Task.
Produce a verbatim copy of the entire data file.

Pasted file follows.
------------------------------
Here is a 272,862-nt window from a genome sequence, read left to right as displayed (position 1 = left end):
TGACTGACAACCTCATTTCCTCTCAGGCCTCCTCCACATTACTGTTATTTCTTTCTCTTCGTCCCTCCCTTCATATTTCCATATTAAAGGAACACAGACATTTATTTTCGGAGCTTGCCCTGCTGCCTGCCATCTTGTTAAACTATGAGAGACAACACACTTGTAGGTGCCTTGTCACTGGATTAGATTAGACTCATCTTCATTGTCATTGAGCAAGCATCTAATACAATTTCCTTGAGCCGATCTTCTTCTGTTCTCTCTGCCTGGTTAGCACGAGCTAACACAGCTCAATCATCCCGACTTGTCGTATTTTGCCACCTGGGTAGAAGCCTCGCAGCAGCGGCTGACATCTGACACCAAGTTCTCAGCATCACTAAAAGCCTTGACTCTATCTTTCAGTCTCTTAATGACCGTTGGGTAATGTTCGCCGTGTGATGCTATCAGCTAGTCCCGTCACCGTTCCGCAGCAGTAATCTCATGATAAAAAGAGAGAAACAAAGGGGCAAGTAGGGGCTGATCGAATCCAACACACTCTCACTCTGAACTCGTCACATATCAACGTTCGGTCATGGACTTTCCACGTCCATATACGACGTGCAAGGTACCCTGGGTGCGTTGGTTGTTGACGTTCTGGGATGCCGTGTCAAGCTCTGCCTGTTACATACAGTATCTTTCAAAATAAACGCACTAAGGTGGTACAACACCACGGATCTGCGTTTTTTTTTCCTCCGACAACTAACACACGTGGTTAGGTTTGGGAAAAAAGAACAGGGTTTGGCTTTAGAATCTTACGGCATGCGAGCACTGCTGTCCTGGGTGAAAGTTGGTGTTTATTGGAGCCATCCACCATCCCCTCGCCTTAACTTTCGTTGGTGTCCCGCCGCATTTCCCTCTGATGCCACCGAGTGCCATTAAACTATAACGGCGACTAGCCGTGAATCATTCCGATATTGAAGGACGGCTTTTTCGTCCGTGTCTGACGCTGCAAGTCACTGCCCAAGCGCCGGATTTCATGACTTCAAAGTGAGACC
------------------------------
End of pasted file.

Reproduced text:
Here is a 272,862-nt window from a genome sequence, read left to right as displayed (position 1 = left end):
TGACTGACAACCTCATTTCCTCTCAGGCCTCCTCCACATTACTGTTATTTCTTTCTCTTCGTCCCTCCCTTCATATTTCCATATTAAAGGAACACAGACATTTATTTTCGGAGCTTGCCCTGCTGCCTGCCATCTTGTTAAACTATGAGAGACAACACACTTGTAGGTGCCTTGTCACTGGATTAGATTAGACTCATCTTCATTGTCATTGAGCAAGCATCTAATACAATTTCCTTGAGCCGATCTTCTTCTGTTCTCTCTGCCTGGTTAGCACGAGCTAACACAGCTCAATCATCCCGACTTGTCGTATTTTGCCACCTGGGTAGAAGCCTCGCAGCAGCGGCTGACATCTGACACCAAGTTCTCAGCATCACTAAAAGCCTTGACTCTATCTTTCAGTCTCTTAATGACCGTTGGGTAATGTTCGCCGTGTGATGCTATCAGCTAGTCCCGTCACCGTTCCGCAGCAGTAATCTCATGATAAAAAGAGAGAAACAAAGGGGCAAGTAGGGGCTGATCGAATCCAACACACTCTCACTCTGAACTCGTCACATATCAACGTTCGGTCATGGACTTTCCACGTCCATATACGACGTGCAAGGTACCCTGGGTGCGTTGGTTGTTGACGTTCTGGGATGCCGTGTCAAGCTCTGCCTGTTACATACAGTATCTTTCAAAATAAACGCACTAAGGTGGTACAACACCACGGATCTGCGTTTTTTTTTCCTCCGACAACTAACACACGTGGTTAGGTTTGGGAAAAAAGAACAGGGTTTGGCTTTAGAATCTTACGGCATGCGAGCACTGCTGTCCTGGGTGAAAGTTGGTGTTTATTGGAGCCATCCACCATCCCCTCGCCTTAACTTTCGTTGGTGTCCCGCCGCATTTCCCTCTGATGCCACCGAGTGCCATTAAACTATAACGGCGACTAGCCGTGAATCATTCCGATATTGAAGGACGGCTTTTTCGTCCGTGTCTGACGCTGCAAGTCACTGCCCAAGCGCCGGATTTCATGACTTCAAAGTGAGACC